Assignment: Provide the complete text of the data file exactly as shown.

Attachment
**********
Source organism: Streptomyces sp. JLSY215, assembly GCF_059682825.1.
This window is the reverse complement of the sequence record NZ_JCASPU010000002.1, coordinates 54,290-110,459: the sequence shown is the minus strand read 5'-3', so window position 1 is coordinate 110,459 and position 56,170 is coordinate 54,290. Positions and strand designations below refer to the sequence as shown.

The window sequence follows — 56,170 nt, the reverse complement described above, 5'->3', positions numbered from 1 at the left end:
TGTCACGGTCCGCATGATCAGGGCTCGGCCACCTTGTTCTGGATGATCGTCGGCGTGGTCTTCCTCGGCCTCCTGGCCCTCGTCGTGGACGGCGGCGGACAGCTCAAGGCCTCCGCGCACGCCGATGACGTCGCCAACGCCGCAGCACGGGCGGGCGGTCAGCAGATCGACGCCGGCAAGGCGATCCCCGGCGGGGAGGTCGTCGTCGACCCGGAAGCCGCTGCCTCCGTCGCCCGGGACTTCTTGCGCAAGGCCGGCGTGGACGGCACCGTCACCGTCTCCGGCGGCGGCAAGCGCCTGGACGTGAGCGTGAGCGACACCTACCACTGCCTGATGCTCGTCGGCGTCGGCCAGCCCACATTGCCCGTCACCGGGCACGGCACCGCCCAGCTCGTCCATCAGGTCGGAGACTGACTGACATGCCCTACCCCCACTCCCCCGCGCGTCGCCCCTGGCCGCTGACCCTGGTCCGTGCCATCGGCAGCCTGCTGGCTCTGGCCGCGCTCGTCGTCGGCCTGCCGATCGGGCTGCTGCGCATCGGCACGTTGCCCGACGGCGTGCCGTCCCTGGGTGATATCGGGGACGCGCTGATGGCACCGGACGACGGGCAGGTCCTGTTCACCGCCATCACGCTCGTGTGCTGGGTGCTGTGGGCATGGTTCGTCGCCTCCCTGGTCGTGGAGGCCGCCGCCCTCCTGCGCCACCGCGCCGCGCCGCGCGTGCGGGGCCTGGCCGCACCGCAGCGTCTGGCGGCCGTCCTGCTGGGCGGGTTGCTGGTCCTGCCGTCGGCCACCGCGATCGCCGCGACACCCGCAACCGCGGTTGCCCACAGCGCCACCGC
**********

Source organism: Streptomyces sp. JLSY215, assembly GCF_059682825.1.
This window is the reverse complement of the sequence record NZ_JCASPU010000002.1, coordinates 54,290-110,459: the sequence shown is the minus strand read 5'-3', so window position 1 is coordinate 110,459 and position 56,170 is coordinate 54,290. Positions and strand designations below refer to the sequence as shown.

The window sequence follows — 56,170 nt, the reverse complement described above, 5'->3', positions numbered from 1 at the left end:
TGTCACGGTCCGCATGATCAGGGCTCGGCCACCTTGTTCTGGATGATCGTCGGCGTGGTCTTCCTCGGCCTCCTGGCCCTCGTCGTGGACGGCGGCGGACAGCTCAAGGCCTCCGCGCACGCCGATGACGTCGCCAACGCCGCAGCACGGGCGGGCGGTCAGCAGATCGACGCCGGCAAGGCGATCCCCGGCGGGGAGGTCGTCGTCGACCCGGAAGCCGCTGCCTCCGTCGCCCGGGACTTCTTGCGCAAGGCCGGCGTGGACGGCACCGTCACCGTCTCCGGCGGCGGCAAGCGCCTGGACGTGAGCGTGAGCGACACCTACCACTGCCTGATGCTCGTCGGCGTCGGCCAGCCCACATTGCCCGTCACCGGGCACGGCACCGCCCAGCTCGTCCATCAGGTCGGAGACTGACTGACATGCCCTACCCCCACTCCCCCGCGCGTCGCCCCTGGCCGCTGACCCTGGTCCGTGCCATCGGCAGCCTGCTGGCTCTGGCCGCGCTCGTCGTCGGCCTGCCGATCGGGCTGCTGCGCATCGGCACGTTGCCCGACGGCGTGCCGTCCCTGGGTGATATCGGGGACGCGCTGATGGCACCGGACGACGGGCAGGTCCTGTTCACCGCCATCACGCTCGTGTGCTGGGTGCTGTGGGCATGGTTCGTCGCCTCCCTGGTCGTGGAGGCCGCCGCCCTCCTGCGCCACCGCGCCGCGCCGCGCGTGCGGGGCCTGGCCGCACCGCAGCGTCTGGCGGCCGTCCTGCTGGGCGGGTTGCTGGTCCTGCCGTCGGCCACCGCGATCGCCGCGACACCCGCAACCGCGGTTGCCCACAGCGCCACCGC